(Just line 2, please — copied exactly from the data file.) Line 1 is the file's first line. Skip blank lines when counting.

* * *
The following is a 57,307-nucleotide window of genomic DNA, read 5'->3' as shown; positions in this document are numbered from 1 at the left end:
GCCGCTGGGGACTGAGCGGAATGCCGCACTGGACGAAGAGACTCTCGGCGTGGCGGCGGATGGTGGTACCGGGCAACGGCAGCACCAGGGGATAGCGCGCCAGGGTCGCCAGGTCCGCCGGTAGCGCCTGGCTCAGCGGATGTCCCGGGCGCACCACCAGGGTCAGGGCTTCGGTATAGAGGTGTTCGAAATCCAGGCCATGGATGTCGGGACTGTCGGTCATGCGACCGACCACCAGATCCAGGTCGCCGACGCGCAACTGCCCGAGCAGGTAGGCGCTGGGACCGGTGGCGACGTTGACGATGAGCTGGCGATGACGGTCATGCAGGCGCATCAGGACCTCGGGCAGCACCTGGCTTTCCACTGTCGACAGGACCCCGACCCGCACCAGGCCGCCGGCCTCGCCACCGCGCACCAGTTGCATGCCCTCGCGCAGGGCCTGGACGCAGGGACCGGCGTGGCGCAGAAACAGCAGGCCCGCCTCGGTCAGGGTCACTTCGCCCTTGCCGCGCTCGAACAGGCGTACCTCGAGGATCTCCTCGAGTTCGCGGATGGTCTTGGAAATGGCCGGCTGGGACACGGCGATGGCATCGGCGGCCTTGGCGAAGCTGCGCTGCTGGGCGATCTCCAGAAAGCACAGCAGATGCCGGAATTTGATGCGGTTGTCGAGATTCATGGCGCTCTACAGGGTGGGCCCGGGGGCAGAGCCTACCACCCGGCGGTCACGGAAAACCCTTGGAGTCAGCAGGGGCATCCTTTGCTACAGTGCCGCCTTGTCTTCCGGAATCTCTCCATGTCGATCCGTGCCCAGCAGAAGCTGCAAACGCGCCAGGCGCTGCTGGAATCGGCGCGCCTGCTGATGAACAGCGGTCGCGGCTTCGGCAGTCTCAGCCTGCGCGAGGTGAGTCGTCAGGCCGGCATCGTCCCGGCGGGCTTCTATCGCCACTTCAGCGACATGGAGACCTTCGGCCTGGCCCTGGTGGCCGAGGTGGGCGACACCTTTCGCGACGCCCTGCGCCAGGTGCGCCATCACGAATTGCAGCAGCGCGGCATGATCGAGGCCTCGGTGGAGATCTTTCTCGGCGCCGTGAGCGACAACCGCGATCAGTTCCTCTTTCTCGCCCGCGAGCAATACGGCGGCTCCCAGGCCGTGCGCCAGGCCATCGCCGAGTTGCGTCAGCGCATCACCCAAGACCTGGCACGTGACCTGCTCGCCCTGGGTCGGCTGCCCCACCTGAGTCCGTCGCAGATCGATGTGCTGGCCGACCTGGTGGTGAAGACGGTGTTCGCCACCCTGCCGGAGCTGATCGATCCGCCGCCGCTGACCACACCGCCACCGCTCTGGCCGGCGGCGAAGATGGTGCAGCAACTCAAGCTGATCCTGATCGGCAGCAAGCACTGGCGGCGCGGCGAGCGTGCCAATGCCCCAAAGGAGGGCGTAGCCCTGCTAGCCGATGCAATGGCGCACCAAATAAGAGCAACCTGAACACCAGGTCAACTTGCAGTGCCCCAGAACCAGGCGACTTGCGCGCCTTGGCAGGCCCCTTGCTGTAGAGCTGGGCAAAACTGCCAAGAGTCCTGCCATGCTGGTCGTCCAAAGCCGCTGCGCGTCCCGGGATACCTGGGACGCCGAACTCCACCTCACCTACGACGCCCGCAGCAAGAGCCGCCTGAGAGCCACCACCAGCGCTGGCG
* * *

GCCGCTGGGGACTGAGCGGAATGCCGCACTGGACGAAGAGACTCTCGGCGTGGCGGCGGATGGTGGTACCGGGCAACGGCAGCACCAGGGGATAGCGCGCCAGGGTCGCCAGGTCCGCCGGTAGCGCCTGGCTCAGCGGATGTCCCGGGCGCACCACCAGGGTCAGGGCTTCGGTATAGAGGTGTTCGAAATCCAGGCCATGGATGTCGGGACTGTCGGTCATGCGACCGACCACCAGATCCAGGTCGCCGACGCGCAACTGCCCGAGCAGGTAGGCGCTGGGACCGGTGGCGACGTTGACGATGAGCTGGCGATGACGGTCATGCAGGCGCATCAGGACCTCGGGCAGCACCTGGCTTTCCACTGTCGACAGGACCCCGACCCGCACCAGGCCGCCGGCCTCGCCACCGCGCACCAGTTGCATGCCCTCGCGCAGGGCCTGGACGCAGGGACCGGCGTGGCGCAGAAACAGCAGGCCCGCCTCGGTCAGGGTCACTTCGCCCTTGCCGCGCTCGAACAGGCGTACCTCGAGGATCTCCTCGAGTTCGCGGATGGTCTTGGAAATGGCCGGCTGGGACACGGCGATGGCATCGGCGGCCTTGGCGAAGCTGCGCTGCTGGGCGATCTCCAGAAAGCACAGCAGATGCCGGAATTTGATGCGGTTGTCGAGATTCATGGCGCTCTACAGGGTGGGCCCGGGGGCAGAGCCTACCACCCGGCGGTCACGGAAAACCCTTGGAGTCAGCAGGGGCATCCTTTGCTACAGTGCCGCCTTGTCTTCCGGAATCTCTCCATGTCGATCCGTGCCCAGCAGAAGCTGCAAACGCGCCAGGCGCTGCTGGAATCGGCGCGCCTGCTGATGAACAGCGGTCGCGGCTTCGGCAGTCTCAGCCTGCGCGAGGTGAGTCGTCAGGCCGGCATCGTCCCGGCGGGCTTCTATCGCCACTTCAGCGACATGGAGACCTTCGGCCTGGCCCTGGTGGCCGAGGTGGGCGACACCTTTCGCGACGCCCTGCGCCAGGTGCGCCATCACGAATTGCAGCAGCGCGGCATGATCGAGGCCTCGGTGGAGATCTTTCTCGGCGCCGTGAGCGACAACCGCGATCAGTTCCTCTTTCTCGCCCGCGAGCAATACGGCGGCTCCCAGGCCGTGCGCCAGGCCATCGCCGAGTTGCGTCAGCGCATCACCCAAGACCTGGCACGTGACCTGCTCGCCCTGGGTCGGCTGCCCCACCTGAGTCCGTCGCAGATCGATGTGCTGGCCGACCTGGTGGTGAAGACGGTGTTCGCCACCCTGCCGGAGCTGATCGATCCGCCGCCGCTGACCACACCGCCACCGCTCTGGCCGGCGGCGAAGATGGTGCAGCAACTCAAGCTGATCCTGATCGGCAGCAAGCACTGGCGGCGCGGCGAGCGTGCCAATGCCCCAAAGGAGGGCGTAGCCCTGCTAGCCGATGCAATGGCGCACCAAATAAGAGCAACCTGAACACCAGGTCAACTTGCAGTGCCCCAGAACCAGGCGACTTGCGCGCCTTGGCAGGCCCCTTGCTGTAGAGCTGGGCAAAACTGCCAAGAGTCCTGCCATGCTGGTCGTCCAAAGCCGCTGCGCGTCCCGGGATACCTGGGACGCCGAACTCCACCTCACCTACGACGCCCGCAGCAAGAGCCGCCTGAGAGCCACCACCAGCGCTGGCG